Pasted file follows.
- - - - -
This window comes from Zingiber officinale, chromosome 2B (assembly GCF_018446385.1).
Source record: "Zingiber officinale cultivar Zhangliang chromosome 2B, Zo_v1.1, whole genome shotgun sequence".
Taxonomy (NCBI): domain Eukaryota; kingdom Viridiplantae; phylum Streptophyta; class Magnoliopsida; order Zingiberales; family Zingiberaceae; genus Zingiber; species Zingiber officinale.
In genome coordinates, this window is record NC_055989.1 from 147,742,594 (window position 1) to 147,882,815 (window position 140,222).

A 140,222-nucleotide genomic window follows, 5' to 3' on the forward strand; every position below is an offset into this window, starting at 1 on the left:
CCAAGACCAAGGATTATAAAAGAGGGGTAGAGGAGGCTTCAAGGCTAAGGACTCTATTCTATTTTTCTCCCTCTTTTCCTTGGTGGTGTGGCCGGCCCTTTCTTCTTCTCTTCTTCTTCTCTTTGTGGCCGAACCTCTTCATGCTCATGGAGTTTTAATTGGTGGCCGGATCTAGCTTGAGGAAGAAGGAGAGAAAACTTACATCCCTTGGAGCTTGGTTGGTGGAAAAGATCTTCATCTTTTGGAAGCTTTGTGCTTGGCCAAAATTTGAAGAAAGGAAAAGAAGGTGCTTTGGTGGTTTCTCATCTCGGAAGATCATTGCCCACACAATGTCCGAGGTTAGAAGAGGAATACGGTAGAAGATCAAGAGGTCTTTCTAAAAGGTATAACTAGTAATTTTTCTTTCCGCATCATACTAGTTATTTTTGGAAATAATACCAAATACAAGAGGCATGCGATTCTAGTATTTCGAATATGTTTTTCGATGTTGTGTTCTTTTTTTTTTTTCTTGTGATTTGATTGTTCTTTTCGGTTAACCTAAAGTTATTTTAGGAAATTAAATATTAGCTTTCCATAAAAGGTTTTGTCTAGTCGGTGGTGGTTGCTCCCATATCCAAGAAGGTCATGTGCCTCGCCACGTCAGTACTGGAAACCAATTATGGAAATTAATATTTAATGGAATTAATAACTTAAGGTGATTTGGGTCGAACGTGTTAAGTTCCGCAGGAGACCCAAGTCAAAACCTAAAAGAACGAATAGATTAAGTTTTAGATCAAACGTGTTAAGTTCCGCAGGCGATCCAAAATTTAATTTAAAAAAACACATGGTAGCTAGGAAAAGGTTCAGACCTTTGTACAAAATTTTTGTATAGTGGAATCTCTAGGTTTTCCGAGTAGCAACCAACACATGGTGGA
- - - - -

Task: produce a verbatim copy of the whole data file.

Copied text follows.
This window comes from Zingiber officinale, chromosome 2B (assembly GCF_018446385.1).
Source record: "Zingiber officinale cultivar Zhangliang chromosome 2B, Zo_v1.1, whole genome shotgun sequence".
Taxonomy (NCBI): domain Eukaryota; kingdom Viridiplantae; phylum Streptophyta; class Magnoliopsida; order Zingiberales; family Zingiberaceae; genus Zingiber; species Zingiber officinale.
In genome coordinates, this window is record NC_055989.1 from 147,742,594 (window position 1) to 147,882,815 (window position 140,222).

A 140,222-nucleotide genomic window follows, 5' to 3' on the forward strand; every position below is an offset into this window, starting at 1 on the left:
CCAAGACCAAGGATTATAAAAGAGGGGTAGAGGAGGCTTCAAGGCTAAGGACTCTATTCTATTTTTCTCCCTCTTTTCCTTGGTGGTGTGGCCGGCCCTTTCTTCTTCTCTTCTTCTTCTCTTTGTGGCCGAACCTCTTCATGCTCATGGAGTTTTAATTGGTGGCCGGATCTAGCTTGAGGAAGAAGGAGAGAAAACTTACATCCCTTGGAGCTTGGTTGGTGGAAAAGATCTTCATCTTTTGGAAGCTTTGTGCTTGGCCAAAATTTGAAGAAAGGAAAAGAAGGTGCTTTGGTGGTTTCTCATCTCGGAAGATCATTGCCCACACAATGTCCGAGGTTAGAAGAGGAATACGGTAGAAGATCAAGAGGTCTTTCTAAAAGGTATAACTAGTAATTTTTCTTTCCGCATCATACTAGTTATTTTTGGAAATAATACCAAATACAAGAGGCATGCGATTCTAGTATTTCGAATATGTTTTTCGATGTTGTGTTCTTTTTTTTTTTTCTTGTGATTTGATTGTTCTTTTCGGTTAACCTAAAGTTATTTTAGGAAATTAAATATTAGCTTTCCATAAAAGGTTTTGTCTAGTCGGTGGTGGTTGCTCCCATATCCAAGAAGGTCATGTGCCTCGCCACGTCAGTACTGGAAACCAATTATGGAAATTAATATTTAATGGAATTAATAACTTAAGGTGATTTGGGTCGAACGTGTTAAGTTCCGCAGGAGACCCAAGTCAAAACCTAAAAGAACGAATAGATTAAGTTTTAGATCAAACGTGTTAAGTTCCGCAGGCGATCCAAAATTTAATTTAAAAAAACACATGGTAGCTAGGAAAAGGTTCAGACCTTTGTACAAAATTTTTGTATAGTGGAATCTCTAGGTTTTCCGAGTAGCAACCAACACATGGTGGA